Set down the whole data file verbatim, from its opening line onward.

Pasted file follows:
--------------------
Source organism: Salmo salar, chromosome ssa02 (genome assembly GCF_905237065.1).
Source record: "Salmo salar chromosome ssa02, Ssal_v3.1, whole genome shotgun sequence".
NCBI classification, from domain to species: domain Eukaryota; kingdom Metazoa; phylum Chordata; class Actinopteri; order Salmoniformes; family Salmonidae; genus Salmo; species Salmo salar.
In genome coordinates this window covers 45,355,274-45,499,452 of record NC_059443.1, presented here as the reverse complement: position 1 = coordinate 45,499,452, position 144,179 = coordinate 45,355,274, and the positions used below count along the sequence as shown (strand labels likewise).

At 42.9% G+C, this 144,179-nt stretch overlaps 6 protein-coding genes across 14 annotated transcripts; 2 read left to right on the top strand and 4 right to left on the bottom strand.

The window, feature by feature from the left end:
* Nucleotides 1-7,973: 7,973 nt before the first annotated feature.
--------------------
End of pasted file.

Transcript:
Source organism: Salmo salar, chromosome ssa02 (genome assembly GCF_905237065.1).
Source record: "Salmo salar chromosome ssa02, Ssal_v3.1, whole genome shotgun sequence".
NCBI classification, from domain to species: domain Eukaryota; kingdom Metazoa; phylum Chordata; class Actinopteri; order Salmoniformes; family Salmonidae; genus Salmo; species Salmo salar.
In genome coordinates this window covers 45,355,274-45,499,452 of record NC_059443.1, presented here as the reverse complement: position 1 = coordinate 45,499,452, position 144,179 = coordinate 45,355,274, and the positions used below count along the sequence as shown (strand labels likewise).

At 42.9% G+C, this 144,179-nt stretch overlaps 6 protein-coding genes across 14 annotated transcripts; 2 read left to right on the top strand and 4 right to left on the bottom strand.

The window, feature by feature from the left end:
* Nucleotides 1-7,973: 7,973 nt before the first annotated feature.